Coronavirus lockdown: Retail outlets stay shut despite MHA relaxation

Kolkata: Large and small retail stores stayed shut in most parts of the country over the weekend despite the ministry of home affairs (MHA) announcing certain exemptions from the Covid-19 lockdown on Friday. Some states refused to relax the shutdown and retailers said there was lack of clarity on what […]

Kolkata: Large and small retail stores stayed shut in most parts of the country over the weekend despite the ministry of home affairs (MHA) announcing certain exemptions from the Covid-19 lockdown on Friday.

Some states refused to relax the shutdown and retailers said there was lack of clarity on what constituted ‘neighbourhood’ and ‘standalone’ stores, which are allowed to operate according to the ministry, creating confusion among local authorities.

Haryana, Rajasthan, Delhi, Goa, Kerala, Odisha, Madhya Pradesh, Gujarat and Chhattisgarh permitted retailers to sell non-essentials after the MHA orders. But retailers said local administrations didn’t agree and many stores were forced to shut by the police. Most retailers and trade bodies now expect they will be allowed to open only after the lockdown which is scheduled to end on May 3 but states have said that opening up may take time and happen in phases, especially in Covid-19 hotspots.

Mobile phone retail chain Sangeetha Mobiles opened 120 of its 260 outlets in Karnataka after the state allowed the sale of mobile recharges and connections, but local police forced them to shut, said managing director Subhash Chandra.

‘Proper Notification Needed’

“There is a lot of confusion at the ground level and we expect the states and local administration to issue a proper notification so that we can operate peacefully,” he said.

States such as Maharashtra, Tamil Nadu, Andhra Pradesh and Telangana have clearly specified no shops or industrial activities will be allowed till the lockdown ends. The home ministry has said that shopping malls and non-essential stores in ‘market complexes’ won’t be allowed to open.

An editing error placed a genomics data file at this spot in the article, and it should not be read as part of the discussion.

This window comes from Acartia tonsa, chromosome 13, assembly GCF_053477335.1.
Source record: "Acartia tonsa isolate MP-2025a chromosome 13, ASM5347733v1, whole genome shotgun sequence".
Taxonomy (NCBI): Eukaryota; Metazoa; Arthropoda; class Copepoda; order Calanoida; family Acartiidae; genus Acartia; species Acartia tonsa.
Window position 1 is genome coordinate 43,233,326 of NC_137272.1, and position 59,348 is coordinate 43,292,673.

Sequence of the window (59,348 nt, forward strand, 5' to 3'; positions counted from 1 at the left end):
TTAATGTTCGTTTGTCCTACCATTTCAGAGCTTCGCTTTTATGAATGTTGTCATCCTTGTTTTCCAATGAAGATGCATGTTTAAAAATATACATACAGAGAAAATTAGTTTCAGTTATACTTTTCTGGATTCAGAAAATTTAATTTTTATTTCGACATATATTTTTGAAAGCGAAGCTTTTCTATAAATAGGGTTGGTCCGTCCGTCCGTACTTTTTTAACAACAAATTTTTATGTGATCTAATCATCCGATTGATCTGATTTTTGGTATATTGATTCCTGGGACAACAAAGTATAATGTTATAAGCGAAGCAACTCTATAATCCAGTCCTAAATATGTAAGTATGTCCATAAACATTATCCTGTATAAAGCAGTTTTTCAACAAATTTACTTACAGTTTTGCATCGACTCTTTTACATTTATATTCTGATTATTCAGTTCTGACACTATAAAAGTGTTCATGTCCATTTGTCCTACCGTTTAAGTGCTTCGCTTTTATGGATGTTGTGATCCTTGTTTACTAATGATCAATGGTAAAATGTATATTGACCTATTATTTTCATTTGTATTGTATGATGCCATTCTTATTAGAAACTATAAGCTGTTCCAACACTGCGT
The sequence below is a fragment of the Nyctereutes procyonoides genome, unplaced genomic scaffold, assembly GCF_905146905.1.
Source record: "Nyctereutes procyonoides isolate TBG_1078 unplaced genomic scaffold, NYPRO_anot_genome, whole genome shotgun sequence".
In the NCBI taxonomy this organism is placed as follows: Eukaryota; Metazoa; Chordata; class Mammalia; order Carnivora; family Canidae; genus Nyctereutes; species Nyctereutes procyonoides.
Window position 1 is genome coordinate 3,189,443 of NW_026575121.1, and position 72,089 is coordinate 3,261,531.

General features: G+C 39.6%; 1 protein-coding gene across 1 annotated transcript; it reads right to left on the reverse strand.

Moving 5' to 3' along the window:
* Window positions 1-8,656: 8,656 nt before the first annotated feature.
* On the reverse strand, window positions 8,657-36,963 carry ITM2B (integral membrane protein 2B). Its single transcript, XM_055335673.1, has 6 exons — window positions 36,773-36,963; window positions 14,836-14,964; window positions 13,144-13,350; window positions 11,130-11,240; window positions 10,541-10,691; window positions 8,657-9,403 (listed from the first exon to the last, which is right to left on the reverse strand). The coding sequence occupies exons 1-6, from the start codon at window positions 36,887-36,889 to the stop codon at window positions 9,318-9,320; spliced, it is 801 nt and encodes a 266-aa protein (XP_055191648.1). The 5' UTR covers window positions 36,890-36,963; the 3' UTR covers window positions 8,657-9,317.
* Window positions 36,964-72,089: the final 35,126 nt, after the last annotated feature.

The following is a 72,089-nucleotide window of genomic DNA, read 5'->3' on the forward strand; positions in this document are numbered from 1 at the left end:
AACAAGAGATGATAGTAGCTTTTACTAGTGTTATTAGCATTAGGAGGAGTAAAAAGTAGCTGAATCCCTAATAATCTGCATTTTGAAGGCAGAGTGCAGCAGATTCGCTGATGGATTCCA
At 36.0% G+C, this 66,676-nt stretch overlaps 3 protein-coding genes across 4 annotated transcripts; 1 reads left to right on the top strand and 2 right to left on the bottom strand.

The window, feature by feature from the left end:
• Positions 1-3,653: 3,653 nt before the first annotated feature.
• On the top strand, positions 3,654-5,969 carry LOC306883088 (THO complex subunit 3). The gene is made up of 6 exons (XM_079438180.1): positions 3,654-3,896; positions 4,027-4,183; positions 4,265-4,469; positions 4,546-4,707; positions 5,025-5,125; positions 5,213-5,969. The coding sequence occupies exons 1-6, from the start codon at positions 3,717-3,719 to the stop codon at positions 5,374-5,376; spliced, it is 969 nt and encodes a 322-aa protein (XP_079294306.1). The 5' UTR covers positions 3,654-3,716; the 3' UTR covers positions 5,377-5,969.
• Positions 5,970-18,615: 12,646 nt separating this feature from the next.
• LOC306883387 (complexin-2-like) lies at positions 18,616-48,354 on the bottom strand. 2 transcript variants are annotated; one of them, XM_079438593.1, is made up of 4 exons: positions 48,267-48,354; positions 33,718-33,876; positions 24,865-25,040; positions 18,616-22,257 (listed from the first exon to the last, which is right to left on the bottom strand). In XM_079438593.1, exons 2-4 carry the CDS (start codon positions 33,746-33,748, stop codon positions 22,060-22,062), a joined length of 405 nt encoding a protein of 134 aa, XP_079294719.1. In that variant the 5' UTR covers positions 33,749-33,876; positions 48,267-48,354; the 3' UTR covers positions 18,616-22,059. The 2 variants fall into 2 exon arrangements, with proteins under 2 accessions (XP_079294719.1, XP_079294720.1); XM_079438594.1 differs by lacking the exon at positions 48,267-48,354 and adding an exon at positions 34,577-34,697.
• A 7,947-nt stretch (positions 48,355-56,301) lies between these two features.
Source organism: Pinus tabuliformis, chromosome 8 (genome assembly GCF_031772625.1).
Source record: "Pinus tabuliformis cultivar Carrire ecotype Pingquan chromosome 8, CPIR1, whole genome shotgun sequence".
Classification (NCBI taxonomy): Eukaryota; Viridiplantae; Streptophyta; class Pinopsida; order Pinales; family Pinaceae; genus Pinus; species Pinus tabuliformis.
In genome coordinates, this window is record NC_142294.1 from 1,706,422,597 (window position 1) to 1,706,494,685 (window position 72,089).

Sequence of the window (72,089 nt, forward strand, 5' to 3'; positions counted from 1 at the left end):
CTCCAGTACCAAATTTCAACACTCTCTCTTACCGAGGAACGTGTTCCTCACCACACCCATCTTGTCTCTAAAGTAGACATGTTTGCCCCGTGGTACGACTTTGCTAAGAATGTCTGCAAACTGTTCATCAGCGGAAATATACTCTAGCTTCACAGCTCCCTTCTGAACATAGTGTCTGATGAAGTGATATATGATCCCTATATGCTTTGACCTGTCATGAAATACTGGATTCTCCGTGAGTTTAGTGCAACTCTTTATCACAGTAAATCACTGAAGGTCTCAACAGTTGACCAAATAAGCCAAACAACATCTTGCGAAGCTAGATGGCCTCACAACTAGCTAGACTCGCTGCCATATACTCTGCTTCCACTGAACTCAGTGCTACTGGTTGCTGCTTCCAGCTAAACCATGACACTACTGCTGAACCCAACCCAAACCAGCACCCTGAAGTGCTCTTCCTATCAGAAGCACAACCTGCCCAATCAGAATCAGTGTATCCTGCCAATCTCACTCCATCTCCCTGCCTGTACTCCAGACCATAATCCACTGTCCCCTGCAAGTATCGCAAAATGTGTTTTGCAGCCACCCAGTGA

The Confederation of All India Traders (CAIT) asked the ministry to define a ‘neighbourhood’ shop, since “there are several interpretations by the authorities and as such shops allowed by the MHA order are yet to open”. CAIT is a lobby group that represents small retailers.

The association has also asked the Centre to clarify whether all shops can open or only a few dealing with non-essential goods.

“Further, it has been noticed that there is lack of consensus among the administration and law enforcing agency with the result that traders are not allowed to open the shops,” the letter said, citing the example of states where local governments have allowed this.

CAIT secretary general Praveen Khandelwal said one or two shops may have opened at best on Sunday, whereas it had expecting at least 3 million would be able to do so after the MHA order.

The All India Mobile Retailers Association national president Arvinder Khurana said state governments and local authorities should give clear guidelines, without which it is difficult to open stores.

“A lot of clarity is required in government orders so that it is clear for everyone,” he said. “Some shops opened in places like Delhi but were forced to shut down by noon. Now, without clear guidelines from Centre and states, all retailers are in fear to open shops.”

Retailers Association of India CEO Kumar Rajagopalan said the current MHA circular is open to interpretation and needs more clarity for easier implementation considering terms like ‘market complexes’ are not easily understood. RAI represents big retailers.

Source Article

Lois C. Ferrara

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